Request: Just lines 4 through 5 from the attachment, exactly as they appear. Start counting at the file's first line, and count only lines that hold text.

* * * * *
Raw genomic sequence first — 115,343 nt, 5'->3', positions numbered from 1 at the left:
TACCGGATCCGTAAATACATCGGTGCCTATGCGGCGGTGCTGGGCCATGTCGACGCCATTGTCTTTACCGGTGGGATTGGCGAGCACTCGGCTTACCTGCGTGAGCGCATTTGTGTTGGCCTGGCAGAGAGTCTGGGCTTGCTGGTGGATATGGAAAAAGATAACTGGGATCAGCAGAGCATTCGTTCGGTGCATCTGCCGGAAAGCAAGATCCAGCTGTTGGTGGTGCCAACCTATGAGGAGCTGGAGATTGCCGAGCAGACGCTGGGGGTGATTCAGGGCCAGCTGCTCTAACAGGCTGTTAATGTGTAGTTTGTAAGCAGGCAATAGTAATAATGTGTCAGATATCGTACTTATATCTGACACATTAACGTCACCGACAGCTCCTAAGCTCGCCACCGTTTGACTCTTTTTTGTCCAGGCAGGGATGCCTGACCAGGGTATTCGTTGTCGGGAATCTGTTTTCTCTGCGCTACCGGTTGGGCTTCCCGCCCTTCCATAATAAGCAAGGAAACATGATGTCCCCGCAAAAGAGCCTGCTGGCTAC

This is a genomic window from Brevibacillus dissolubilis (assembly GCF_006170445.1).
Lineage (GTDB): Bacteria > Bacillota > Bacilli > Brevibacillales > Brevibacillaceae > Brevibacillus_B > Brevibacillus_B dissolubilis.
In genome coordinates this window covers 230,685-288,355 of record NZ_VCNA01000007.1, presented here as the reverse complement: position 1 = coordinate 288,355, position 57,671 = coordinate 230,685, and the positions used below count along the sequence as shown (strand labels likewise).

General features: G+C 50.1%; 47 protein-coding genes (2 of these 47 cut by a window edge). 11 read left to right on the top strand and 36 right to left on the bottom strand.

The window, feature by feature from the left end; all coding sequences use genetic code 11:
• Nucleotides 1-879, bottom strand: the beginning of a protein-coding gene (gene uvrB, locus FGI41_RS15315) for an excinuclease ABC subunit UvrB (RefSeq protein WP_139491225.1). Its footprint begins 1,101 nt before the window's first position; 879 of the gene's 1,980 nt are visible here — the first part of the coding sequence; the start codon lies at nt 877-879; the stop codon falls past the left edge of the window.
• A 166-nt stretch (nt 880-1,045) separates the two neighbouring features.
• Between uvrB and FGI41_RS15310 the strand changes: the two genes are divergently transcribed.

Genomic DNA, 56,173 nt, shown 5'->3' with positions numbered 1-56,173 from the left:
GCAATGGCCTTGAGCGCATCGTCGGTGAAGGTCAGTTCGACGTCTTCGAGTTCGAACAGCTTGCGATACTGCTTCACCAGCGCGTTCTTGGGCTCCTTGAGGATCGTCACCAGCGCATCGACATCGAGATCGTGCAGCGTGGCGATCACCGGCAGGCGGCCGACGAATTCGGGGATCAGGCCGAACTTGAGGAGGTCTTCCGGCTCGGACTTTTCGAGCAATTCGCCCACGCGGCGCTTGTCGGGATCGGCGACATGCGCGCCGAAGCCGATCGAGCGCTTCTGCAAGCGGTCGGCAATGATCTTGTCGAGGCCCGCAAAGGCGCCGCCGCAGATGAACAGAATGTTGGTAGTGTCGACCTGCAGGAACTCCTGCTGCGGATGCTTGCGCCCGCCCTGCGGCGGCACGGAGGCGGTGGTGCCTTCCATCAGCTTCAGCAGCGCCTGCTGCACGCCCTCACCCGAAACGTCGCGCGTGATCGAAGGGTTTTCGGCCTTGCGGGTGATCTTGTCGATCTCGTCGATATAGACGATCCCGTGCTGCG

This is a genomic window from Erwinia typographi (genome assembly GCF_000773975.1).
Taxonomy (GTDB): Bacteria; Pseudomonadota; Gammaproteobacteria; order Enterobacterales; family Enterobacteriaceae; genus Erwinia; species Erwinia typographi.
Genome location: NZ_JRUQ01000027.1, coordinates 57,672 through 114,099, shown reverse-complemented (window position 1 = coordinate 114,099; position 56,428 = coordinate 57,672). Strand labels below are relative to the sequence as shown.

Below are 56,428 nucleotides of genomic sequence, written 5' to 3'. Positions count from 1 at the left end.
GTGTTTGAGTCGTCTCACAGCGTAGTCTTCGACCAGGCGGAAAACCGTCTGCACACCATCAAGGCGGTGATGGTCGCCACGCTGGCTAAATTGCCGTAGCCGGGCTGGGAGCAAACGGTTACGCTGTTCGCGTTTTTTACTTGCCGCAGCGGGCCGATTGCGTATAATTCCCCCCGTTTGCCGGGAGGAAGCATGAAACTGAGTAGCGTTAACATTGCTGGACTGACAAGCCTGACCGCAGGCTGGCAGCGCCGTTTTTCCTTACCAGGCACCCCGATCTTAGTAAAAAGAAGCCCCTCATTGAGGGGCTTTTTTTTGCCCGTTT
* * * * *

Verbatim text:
Lineage (GTDB): Bacteria > Bacillota > Bacilli > Brevibacillales > Brevibacillaceae > Brevibacillus_B > Brevibacillus_B dissolubilis.
In genome coordinates this window covers 230,685-288,355 of record NZ_VCNA01000007.1, presented here as the reverse complement: position 1 = coordinate 288,355, position 57,671 = coordinate 230,685, and the positions used below count along the sequence as shown (strand labels likewise).